We all remember then-Senator Obama’s famous mocking of heartland Americans who “cling to guns or religion” at a 2008 fundraiser. As a firearm owner myself, I wear this description proudly.
I am not the only one. There are approximately 300 million privately owned firearms in the United States; a number that rises by 10 million annually. And those of us who clung to our Second Amendment rights before are keeping an even tighter grip today as the Obama administration continues its efforts to chip away at these fundamental freedoms.
Gun ownership is not a special privilege reserved for a select few. It is a constitutionally protected freedom to which the government should be completely colorblind.
In the years since President Obama made those telling remarks, he has proposed bans on so-called “assault weapons” and high capacity magazine clips; publicly opposed bipartisan, House-passed legislation to free up public lands for recreational hunting; and his handpicked Attorney General oversaw the illegal transfer of some 2,000 firearms across our border into Mexico as part of the failed “Operation Fast and Furious” as reported by Fox News.
Our conservative majority in the House of Representatives has stood firm in its opposition to proposals that would erode our Second Amendment freedoms. But we all know that, in the absence of help from Congress, the Obama administration has never been shy about using its infamous pen and phone to rewrite the rules on its own terms.
Such was the case with a quietly issued 2012 rule by the president’s Bureau of Alcohol, Tobacco, Firearms and Explosives (ATF) to revise its Form 4473 – a document that must be completed by both the seller and buyer as a part of most gun sales. The modified form now requires customers to separately list their race and ethnicity.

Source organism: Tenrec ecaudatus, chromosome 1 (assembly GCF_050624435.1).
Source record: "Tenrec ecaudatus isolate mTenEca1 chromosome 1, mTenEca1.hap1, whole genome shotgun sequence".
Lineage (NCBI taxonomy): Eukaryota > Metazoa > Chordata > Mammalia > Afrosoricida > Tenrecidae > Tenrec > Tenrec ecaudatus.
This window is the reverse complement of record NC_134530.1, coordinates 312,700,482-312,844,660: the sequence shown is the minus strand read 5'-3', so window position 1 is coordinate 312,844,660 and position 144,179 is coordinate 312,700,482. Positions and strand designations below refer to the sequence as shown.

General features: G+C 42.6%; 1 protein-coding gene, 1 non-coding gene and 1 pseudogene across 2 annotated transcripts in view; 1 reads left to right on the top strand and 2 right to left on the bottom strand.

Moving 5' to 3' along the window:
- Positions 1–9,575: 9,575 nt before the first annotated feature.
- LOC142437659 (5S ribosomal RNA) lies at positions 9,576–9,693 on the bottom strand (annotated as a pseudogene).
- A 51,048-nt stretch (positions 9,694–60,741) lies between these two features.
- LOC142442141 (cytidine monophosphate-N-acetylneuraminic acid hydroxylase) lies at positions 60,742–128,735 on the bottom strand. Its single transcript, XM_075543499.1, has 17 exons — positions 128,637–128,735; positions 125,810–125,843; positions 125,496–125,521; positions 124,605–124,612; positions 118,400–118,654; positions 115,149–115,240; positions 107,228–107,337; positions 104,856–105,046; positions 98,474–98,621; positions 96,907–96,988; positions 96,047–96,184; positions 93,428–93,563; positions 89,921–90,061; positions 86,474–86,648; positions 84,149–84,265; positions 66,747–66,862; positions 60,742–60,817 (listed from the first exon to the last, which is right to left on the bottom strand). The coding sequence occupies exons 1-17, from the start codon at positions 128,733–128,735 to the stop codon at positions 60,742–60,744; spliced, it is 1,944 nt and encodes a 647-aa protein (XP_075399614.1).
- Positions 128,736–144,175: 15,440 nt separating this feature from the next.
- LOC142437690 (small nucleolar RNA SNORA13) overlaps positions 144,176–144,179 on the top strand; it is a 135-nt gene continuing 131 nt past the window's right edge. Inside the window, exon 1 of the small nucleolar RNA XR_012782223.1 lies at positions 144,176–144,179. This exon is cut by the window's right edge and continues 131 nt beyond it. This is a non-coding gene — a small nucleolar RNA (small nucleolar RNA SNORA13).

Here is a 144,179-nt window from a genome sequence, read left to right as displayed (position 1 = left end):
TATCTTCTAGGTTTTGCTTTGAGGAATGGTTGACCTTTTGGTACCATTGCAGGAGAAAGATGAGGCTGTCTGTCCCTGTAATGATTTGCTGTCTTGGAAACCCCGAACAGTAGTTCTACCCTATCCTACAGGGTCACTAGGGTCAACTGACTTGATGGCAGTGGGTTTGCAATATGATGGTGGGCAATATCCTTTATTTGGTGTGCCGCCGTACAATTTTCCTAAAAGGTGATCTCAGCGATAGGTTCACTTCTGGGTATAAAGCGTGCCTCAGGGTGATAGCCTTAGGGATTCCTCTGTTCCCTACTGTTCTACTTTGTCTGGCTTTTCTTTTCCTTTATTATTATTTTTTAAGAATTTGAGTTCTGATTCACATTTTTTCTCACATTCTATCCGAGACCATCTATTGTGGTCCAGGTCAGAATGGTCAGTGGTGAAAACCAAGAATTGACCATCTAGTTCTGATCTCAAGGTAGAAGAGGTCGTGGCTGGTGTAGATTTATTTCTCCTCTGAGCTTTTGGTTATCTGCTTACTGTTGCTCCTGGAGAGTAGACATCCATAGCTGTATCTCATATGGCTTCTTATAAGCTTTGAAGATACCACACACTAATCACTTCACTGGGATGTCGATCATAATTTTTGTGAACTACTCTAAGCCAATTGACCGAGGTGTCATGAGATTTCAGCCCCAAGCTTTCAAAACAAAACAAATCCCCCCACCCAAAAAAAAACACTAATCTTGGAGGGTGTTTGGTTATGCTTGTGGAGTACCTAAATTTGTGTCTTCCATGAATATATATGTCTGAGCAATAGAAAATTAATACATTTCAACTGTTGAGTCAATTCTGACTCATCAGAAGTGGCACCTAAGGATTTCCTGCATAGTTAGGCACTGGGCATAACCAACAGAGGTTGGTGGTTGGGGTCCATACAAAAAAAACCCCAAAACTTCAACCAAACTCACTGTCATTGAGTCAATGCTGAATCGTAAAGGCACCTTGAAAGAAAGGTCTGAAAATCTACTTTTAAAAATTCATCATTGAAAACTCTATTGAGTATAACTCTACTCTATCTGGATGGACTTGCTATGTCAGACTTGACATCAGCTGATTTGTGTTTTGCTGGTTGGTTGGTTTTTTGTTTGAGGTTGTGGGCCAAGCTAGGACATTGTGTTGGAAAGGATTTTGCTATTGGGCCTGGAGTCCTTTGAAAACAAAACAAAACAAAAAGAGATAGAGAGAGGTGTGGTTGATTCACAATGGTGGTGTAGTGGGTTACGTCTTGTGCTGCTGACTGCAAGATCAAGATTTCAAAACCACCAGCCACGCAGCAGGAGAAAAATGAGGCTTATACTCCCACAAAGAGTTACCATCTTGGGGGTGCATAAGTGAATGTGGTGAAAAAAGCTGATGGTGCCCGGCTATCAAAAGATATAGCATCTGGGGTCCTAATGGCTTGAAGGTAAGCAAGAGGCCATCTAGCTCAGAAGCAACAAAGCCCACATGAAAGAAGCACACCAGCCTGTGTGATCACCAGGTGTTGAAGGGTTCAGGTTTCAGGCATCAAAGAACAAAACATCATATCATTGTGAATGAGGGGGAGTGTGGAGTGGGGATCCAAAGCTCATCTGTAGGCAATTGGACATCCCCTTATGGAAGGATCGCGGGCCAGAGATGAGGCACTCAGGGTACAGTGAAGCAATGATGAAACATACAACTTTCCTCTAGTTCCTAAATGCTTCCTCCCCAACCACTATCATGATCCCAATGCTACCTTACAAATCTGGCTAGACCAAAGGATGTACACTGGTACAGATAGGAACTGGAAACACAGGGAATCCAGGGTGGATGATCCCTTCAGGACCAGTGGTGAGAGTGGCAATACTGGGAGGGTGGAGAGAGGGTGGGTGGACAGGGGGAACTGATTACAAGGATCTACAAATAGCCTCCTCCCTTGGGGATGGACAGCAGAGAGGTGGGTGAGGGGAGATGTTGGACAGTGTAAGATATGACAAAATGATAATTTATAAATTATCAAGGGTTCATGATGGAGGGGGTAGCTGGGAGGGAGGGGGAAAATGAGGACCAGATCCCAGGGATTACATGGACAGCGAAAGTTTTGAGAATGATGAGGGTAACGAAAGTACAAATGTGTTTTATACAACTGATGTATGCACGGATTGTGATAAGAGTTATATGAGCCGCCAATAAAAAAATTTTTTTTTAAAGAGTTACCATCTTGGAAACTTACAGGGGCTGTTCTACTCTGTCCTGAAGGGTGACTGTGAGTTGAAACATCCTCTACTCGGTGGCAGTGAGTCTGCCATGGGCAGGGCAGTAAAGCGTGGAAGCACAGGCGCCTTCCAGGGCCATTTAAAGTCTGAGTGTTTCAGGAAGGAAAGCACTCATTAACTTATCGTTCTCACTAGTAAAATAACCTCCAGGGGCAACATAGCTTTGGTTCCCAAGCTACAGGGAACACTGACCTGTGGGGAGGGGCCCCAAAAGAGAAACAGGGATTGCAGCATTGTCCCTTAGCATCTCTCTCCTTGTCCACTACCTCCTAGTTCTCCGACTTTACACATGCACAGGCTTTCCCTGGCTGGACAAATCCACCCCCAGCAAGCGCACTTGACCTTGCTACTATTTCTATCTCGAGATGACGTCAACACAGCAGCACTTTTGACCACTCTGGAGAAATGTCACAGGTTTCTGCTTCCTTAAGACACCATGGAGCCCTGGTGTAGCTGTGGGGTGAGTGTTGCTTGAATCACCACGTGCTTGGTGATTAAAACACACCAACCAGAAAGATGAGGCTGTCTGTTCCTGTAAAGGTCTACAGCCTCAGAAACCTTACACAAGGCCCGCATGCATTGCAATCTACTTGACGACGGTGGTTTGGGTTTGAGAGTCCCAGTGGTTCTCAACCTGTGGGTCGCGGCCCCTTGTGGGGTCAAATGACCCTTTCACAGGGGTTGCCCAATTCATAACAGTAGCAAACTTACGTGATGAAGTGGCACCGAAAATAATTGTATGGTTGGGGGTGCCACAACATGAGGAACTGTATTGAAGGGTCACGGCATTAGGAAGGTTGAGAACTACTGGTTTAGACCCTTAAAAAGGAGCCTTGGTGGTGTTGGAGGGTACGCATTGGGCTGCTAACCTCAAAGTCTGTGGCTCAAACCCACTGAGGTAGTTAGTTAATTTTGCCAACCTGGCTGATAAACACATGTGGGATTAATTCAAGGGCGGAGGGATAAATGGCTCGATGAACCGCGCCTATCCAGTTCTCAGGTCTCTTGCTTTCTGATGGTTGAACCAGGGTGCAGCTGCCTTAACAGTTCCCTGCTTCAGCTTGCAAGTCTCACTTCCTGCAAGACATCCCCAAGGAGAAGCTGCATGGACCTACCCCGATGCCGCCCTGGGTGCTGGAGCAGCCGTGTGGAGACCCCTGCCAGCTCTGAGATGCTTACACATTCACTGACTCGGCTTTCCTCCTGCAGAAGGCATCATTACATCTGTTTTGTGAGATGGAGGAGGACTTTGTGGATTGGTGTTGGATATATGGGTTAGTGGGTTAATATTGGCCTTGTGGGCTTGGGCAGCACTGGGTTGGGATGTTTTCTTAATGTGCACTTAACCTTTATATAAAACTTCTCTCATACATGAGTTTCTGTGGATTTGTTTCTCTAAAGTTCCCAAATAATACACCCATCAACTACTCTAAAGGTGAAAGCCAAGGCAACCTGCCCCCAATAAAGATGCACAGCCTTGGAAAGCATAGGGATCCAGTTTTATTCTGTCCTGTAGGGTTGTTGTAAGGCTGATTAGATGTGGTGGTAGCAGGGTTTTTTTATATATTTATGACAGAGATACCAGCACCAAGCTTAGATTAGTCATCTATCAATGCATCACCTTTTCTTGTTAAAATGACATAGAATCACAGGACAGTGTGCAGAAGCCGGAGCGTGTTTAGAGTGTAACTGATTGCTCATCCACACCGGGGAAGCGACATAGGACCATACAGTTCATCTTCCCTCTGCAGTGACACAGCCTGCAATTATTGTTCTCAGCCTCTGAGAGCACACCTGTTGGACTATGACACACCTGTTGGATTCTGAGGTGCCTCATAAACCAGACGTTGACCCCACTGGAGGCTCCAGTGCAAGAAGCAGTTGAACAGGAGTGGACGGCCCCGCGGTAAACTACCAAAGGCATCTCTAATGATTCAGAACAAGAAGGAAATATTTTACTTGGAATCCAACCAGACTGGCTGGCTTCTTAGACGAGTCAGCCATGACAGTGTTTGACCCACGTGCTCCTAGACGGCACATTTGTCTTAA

Besides being highly intrusive, many find the similar back-to-back questions to be just plain confusing and, as a result, check one box or the other instead of both. This is considered an ATF violation and, when a gun dealer is audited, could result in the loss of their license.
Forcing gun retailers to collect racial data on every last customer – and issuing steep penalties to those that do not – is shameless backdoor gun control and a stunning privacy violation to boot. To make the situation even more insulting to gun owners, the ATF cannot rightly say what the information is used for in the first place.
When Senator Roy Blunt (R-Mo.) wrote the ATF last year asking for what purpose the data was collected, its response was to note that it has required some form of race information since 1968 – in other words, “this is how we have done it all along,” and to pin responsibility for the latest change on a Clinton administration-era directive from the Office of Management and Budget that was supposed to be implemented nearly ten years earlier.
This year, the ATF fine-tuned its talking points, telling The Hill that the race and ethnicity data “can be helpful when tracing firearms used in crimes.” There’s just one problem with that logic – it directly contradicts the agency’s claims last year when it assured Americans that it has “never compiled or maintained [race information] in any database.”
Confused yet? You’re not the only one. This lack of explanation from ATF has even drawn the ire of traditionally left-leaning groups such as the American Civil Liberties Union, and I believe it deserves a response from Congress as well.
Gun ownership is not a special privilege reserved for a select few. It is a constitutionally protected freedom to which the government should be completely colorblind. That is why, with the help of Rep. Ted Poe (R-Texas), I reintroduced the Freedom from Intrusive Regulatory Enforcement of Arbitrary Registration Mandates (FIREARM) Act. This simple, one-page bill would prohibit the federal government from requiring Americans to disclose their race or ethnicity in order to purchase a gun.
Washington may not be able to agree on much these days, but protecting our Second Amendment should be an area of broad consensus. Law abiding citizens should never have to play a game of 20 questions with Uncle Sam just to access this basic right.
I hope my colleagues will give the FIREARM Act the consideration it deserves so that we can reverse this latest regulatory overreach and ensure that fairness and privacy are upheld in our nation’s gun laws.
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